A majority of the 14 registered voters living in Columbia’s Business Loop Community Improvement District, or CID, have been casting ballots over the past few years.
If the CID board were to pursue a half-cent sales tax increase, these 14 voters could cast the deciding votes. Without voters in the district, property owners could push through the tax hike. After one voter was discovered, the board postponed the election. A recent KBIA investigation revealed an additional 13 voters in the district bringing the total to 14.
Nine of the 13 newly identified residents voted in either 2012 or 2014. The other four registered voters have not voted at all in Boone County, according to records dating back to 1982 from Boone County Clerk Wendy Noren.
One voter, Nari Rajani, manages and lives at the Days Inn on Business Loop 70. He told KBIA he wasn’t aware of the potential sales tax increase, nor did he know that he was one of the voters who could potentially decide the issue. Rajani has voted in the past four general elections. He says he would likely vote if an election were held, though he would need more information on the tax.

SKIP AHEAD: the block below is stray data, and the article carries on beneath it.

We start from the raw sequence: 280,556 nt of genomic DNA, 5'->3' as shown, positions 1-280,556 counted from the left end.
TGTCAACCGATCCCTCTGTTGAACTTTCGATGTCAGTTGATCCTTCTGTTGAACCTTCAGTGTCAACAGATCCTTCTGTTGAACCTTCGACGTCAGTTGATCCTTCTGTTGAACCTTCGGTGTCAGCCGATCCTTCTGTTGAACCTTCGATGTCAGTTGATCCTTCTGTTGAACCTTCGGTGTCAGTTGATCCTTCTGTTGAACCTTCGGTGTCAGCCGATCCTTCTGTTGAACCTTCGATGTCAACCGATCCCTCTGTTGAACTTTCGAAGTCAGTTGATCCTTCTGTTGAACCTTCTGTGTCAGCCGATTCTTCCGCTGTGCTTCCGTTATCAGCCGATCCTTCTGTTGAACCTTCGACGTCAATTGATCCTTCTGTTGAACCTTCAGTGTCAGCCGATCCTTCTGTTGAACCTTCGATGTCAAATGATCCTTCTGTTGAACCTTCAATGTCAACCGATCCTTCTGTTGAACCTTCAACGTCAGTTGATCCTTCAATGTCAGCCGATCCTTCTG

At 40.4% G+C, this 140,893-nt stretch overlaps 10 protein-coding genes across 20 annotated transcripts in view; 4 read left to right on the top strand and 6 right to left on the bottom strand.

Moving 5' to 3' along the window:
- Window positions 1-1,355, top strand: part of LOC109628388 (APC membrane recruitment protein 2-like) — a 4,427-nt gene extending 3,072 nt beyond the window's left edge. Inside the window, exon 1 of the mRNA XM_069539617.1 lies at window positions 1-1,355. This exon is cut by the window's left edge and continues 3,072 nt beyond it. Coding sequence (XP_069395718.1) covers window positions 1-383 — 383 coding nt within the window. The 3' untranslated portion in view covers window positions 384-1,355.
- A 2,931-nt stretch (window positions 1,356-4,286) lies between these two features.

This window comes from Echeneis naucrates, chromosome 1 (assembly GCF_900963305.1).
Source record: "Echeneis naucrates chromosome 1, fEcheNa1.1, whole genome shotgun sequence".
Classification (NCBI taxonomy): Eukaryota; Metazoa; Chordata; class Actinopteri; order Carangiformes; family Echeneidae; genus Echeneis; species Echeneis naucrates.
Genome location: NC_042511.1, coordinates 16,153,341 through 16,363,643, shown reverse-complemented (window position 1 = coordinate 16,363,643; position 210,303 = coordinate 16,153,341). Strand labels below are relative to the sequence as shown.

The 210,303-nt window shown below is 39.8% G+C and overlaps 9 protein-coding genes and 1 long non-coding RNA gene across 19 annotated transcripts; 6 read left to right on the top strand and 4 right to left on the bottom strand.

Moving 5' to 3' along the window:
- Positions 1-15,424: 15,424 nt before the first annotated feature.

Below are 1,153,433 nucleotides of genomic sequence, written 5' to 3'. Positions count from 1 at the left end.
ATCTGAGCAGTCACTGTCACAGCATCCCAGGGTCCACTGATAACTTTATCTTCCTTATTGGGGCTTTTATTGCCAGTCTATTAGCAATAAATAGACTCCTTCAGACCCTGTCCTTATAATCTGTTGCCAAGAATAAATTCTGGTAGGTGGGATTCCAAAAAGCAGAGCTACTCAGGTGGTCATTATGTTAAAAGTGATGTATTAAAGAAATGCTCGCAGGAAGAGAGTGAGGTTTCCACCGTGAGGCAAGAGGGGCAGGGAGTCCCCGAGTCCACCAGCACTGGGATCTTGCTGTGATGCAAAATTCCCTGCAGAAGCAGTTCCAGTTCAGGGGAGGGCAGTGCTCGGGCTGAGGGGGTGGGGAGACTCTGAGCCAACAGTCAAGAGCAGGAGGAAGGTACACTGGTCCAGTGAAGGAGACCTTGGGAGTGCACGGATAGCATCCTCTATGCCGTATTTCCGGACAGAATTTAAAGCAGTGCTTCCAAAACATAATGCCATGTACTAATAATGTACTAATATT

Jennifer Henderson, the 23-year-old University of Missouri student previously thought to be the sole voter in the CID, voted in Columbia's most recent election in August.
The revenue from property and sales taxes in a Community Improvement District can be put toward updating crosswalks, lighting, landscaping, and so on. Business Loop 70 has been in need of revitalization, according to many Columbia leaders.
But neighbors to the Business Loop 70 have criticized the CID board for cutting residences out of the district borders. Carrie Gartner, director of the CID, has said without the sales tax increase, most of the plans to improve the beauty and safety of the district can’t be done.